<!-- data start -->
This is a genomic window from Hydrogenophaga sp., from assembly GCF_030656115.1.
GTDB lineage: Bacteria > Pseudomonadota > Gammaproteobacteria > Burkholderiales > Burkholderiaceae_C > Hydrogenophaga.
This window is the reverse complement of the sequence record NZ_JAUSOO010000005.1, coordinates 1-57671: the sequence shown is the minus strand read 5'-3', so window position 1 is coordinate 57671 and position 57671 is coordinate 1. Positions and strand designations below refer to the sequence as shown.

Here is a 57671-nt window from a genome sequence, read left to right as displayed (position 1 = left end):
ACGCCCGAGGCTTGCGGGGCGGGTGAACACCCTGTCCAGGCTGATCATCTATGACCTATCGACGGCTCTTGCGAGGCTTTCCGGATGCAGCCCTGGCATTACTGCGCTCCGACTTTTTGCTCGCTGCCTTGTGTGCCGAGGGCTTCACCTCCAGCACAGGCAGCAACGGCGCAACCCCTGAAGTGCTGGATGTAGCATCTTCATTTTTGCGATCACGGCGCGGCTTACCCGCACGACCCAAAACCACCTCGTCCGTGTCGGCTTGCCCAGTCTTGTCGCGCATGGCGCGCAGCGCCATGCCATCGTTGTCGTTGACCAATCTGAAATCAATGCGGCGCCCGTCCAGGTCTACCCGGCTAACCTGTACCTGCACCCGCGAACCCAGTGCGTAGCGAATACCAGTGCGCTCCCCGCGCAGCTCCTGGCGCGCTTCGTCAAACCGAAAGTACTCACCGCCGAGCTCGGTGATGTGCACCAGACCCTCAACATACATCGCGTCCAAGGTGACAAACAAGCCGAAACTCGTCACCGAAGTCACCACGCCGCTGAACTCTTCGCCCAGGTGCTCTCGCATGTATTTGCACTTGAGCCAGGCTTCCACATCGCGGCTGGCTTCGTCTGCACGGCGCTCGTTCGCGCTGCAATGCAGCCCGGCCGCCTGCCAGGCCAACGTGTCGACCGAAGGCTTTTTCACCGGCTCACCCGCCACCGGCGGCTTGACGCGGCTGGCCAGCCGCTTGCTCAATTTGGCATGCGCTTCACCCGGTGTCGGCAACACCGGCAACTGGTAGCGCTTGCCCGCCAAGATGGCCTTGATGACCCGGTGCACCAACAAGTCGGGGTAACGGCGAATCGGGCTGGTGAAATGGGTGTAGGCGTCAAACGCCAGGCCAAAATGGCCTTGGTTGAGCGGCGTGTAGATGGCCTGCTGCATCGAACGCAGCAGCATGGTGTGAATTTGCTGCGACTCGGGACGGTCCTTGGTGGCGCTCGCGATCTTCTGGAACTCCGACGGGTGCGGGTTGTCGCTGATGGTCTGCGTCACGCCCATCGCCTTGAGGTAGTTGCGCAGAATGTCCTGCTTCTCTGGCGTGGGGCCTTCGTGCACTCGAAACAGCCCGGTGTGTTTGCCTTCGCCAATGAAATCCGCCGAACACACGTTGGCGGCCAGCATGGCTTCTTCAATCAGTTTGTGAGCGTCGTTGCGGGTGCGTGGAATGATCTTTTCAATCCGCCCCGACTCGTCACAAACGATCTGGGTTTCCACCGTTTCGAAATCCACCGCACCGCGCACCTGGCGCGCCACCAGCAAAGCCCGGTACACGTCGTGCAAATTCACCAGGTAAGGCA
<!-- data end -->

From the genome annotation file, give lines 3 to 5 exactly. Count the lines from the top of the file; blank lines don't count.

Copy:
This window is the reverse complement of the sequence record NZ_JAUSOO010000005.1, coordinates 1-57671: the sequence shown is the minus strand read 5'-3', so window position 1 is coordinate 57671 and position 57671 is coordinate 1. Positions and strand designations below refer to the sequence as shown.

Here is a 57671-nt window from a genome sequence, read left to right as displayed (position 1 = left end):
ACGCCCGAGGCTTGCGGGGCGGGTGAACACCCTGTCCAGGCTGATCATCTATGACCTATCGACGGCTCTTGCGAGGCTTTCCGGATGCAGCCCTGGCATTACTGCGCTCCGACTTTTTGCTCGCTGCCTTGTGTGCCGAGGGCTTCACCTCCAGCACAGGCAGCAACGGCGCAACCCCTGAAGTGCTGGATGTAGCATCTTCATTTTTGCGATCACGGCGCGGCTTACCCGCACGACCCAAAACCACCTCGTCCGTGTCGGCTTGCCCAGTCTTGTCGCGCATGGCGCGCAGCGCCATGCCATCGTTGTCGTTGACCAATCTGAAATCAATGCGGCGCCCGTCCAGGTCTACCCGGCTAACCTGTACCTGCACCCGCGAACCCAGTGCGTAGCGAATACCAGTGCGCTCCCCGCGCAGCTCCTGGCGCGCTTCGTCAAACCGAAAGTACTCACCGCCGAGCTCGGTGATGTGCACCAGACCCTCAACATACATCGCGTCCAAGGTGACAAACAAGCCGAAACTCGTCACCGAAGTCACCACGCCGCTGAACTCTTCGCCCAGGTGCTCTCGCATGTATTTGCACTTGAGCCAGGCTTCCACATCGCGGCTGGCTTCGTCTGCACGGCGCTCGTTCGCGCTGCAATGCAGCCCGGCCGCCTGCCAGGCCAACGTGTCGACCGAAGGCTTTTTCACCGGCTCACCCGCCACCGGCGGCTTGACGCGGCTGGCCAGCCGCTTGCTCAATTTGGCATGCGCTTCACCCGGTGTCGGCAACACCGGCAACTGGTAGCGCTTGCCCGCCAAGATGGCCTTGATGACCCGGTGCACCAACAAGTCGGGGTAACGGCGAATCGGGCTGGTGAAATGGGTGTAGGCGTCAAACGCCAGGCCAAAATGGCCTTGGTTGAGCGGCGTGTAGATGGCCTGCTGCATCGAACGCAGCAGCATGGTGTGAATTTGCTGCGACTCGGGACGGTCCTTGGTGGCGCTCGCGATCTTCTGGAACTCCGACGGGTGCGGGTTGTCGCTGATGGTCTGCGTCACGCCCATCGCCTTGAGGTAGTTGCGCAGAATGTCCTGCTTCTCTGGCGTGGGGCCTTCGTGCACTCGAAACAGCCCGGTGTGTTTGCCTTCGCCAATGAAATCCGCCGAACACACGTTGGCGGCCAGCATGGCTTCTTCAATCAGTTTGTGAGCGTCGTTGCGGGTGCGTGGAATGATCTTTTCAATCCGCCCCGACTCGTCACAAACGATCTGGGTTTCCACCGTTTCGAAATCCACCGCACCGCGCACCTGGCGCGCCACCAGCAAAGCCCGGTACACGTCGTGCAAATTCACCAGGTAAGGCA